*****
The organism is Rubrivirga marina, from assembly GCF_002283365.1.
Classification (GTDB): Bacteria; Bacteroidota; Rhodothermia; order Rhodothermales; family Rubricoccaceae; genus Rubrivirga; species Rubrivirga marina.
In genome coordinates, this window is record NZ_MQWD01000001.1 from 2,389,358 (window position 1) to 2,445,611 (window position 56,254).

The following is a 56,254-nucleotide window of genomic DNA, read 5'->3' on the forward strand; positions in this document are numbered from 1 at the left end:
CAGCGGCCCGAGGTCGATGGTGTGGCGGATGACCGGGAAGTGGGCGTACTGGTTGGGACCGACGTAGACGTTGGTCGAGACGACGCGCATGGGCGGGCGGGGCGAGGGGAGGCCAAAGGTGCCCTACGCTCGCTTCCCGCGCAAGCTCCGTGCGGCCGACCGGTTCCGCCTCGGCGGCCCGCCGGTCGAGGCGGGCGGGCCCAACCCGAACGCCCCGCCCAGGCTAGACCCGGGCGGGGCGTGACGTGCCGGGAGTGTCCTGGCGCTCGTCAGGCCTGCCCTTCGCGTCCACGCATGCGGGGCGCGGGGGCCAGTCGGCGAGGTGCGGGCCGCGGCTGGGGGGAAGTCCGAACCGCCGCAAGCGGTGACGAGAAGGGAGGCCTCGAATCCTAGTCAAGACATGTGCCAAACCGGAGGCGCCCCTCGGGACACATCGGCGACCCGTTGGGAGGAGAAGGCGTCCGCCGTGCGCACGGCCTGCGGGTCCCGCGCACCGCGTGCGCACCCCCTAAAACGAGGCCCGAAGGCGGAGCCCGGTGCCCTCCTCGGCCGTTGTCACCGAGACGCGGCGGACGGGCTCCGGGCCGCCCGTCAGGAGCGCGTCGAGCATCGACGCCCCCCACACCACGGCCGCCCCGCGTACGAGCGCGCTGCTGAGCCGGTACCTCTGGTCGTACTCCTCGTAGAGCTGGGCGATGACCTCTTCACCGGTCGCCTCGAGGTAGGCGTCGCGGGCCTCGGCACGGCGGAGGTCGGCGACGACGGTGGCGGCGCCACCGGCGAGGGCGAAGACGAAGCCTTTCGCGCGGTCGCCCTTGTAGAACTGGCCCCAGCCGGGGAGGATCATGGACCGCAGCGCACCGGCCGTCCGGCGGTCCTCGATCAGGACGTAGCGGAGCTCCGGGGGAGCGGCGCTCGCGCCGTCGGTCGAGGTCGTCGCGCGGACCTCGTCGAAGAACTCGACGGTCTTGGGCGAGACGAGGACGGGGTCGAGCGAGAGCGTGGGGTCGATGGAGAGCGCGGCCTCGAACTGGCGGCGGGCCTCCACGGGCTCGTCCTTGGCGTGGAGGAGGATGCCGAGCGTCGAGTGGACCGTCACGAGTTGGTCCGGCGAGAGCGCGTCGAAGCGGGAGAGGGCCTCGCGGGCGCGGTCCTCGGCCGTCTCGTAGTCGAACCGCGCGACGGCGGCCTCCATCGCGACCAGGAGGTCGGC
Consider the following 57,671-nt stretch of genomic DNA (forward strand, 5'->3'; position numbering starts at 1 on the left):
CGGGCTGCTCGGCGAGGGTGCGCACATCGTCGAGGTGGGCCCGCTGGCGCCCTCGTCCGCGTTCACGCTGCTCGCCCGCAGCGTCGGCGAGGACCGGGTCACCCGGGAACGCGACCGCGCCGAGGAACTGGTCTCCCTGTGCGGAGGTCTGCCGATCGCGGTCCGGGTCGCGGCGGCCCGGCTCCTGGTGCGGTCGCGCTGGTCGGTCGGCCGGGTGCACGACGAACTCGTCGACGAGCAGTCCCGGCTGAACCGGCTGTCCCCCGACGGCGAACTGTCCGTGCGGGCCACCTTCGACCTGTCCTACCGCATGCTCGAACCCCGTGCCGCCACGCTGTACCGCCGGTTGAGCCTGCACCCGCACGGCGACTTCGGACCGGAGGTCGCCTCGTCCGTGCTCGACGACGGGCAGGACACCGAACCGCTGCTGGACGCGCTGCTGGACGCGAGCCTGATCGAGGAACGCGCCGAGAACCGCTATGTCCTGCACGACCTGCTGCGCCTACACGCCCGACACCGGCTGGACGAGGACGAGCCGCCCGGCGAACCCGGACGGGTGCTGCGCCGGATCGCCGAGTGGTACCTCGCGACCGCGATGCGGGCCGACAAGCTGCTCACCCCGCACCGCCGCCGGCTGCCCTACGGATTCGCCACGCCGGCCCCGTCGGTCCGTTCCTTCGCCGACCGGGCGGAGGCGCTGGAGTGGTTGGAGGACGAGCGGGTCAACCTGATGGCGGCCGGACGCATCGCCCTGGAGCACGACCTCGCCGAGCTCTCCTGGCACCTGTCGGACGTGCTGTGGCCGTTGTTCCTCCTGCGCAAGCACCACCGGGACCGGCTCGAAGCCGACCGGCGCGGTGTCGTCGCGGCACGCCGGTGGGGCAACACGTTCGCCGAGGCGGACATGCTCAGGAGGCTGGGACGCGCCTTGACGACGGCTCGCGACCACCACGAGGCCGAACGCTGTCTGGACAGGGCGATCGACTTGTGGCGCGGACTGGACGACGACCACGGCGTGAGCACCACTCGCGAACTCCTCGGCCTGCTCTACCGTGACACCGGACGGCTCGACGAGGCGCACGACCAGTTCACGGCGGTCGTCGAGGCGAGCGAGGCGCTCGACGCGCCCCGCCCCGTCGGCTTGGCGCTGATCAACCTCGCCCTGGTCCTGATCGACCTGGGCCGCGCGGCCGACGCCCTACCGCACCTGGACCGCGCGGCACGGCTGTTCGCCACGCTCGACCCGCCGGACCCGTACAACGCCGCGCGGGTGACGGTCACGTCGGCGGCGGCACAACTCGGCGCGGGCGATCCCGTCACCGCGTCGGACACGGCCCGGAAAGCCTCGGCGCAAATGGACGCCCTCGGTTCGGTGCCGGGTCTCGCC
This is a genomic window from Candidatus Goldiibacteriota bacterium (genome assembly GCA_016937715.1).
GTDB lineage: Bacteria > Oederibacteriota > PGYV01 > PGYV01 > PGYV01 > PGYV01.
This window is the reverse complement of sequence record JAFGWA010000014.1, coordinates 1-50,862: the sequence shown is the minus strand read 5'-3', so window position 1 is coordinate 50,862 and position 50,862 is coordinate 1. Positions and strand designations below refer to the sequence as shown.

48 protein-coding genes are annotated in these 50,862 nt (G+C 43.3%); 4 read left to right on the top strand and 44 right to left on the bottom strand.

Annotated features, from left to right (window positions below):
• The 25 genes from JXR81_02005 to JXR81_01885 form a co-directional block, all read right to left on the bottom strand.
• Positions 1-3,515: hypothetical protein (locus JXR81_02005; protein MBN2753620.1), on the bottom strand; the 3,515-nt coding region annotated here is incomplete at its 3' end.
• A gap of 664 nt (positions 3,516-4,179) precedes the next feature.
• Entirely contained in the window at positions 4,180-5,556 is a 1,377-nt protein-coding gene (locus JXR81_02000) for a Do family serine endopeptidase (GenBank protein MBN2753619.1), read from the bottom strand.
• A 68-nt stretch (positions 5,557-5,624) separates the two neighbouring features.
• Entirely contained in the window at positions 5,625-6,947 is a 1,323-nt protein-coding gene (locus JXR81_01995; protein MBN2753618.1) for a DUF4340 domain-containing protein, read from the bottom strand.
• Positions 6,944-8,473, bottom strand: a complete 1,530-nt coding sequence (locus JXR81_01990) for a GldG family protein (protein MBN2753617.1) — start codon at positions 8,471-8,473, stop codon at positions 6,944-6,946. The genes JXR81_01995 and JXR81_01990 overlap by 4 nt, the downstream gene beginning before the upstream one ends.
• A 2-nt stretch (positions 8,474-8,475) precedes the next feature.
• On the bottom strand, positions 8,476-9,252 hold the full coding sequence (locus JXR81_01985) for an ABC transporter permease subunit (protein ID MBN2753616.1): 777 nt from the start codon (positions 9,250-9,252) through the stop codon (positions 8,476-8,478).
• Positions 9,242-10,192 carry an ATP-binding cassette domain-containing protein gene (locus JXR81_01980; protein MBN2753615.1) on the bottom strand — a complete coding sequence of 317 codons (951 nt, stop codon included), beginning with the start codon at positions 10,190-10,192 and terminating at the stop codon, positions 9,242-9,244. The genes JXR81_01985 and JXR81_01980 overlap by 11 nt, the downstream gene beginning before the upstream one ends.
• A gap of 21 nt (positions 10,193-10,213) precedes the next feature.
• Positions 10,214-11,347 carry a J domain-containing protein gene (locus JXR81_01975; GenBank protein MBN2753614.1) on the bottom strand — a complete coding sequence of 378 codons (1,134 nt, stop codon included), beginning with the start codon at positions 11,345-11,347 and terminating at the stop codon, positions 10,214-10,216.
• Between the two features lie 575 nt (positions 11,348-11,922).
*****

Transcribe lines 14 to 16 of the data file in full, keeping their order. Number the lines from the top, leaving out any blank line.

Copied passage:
• Positions 1-3,515: hypothetical protein (locus JXR81_02005; protein MBN2753620.1), on the bottom strand; the 3,515-nt coding region annotated here is incomplete at its 3' end.
• A gap of 664 nt (positions 3,516-4,179) precedes the next feature.
• Entirely contained in the window at positions 4,180-5,556 is a 1,377-nt protein-coding gene (locus JXR81_02000) for a Do family serine endopeptidase (GenBank protein MBN2753619.1), read from the bottom strand.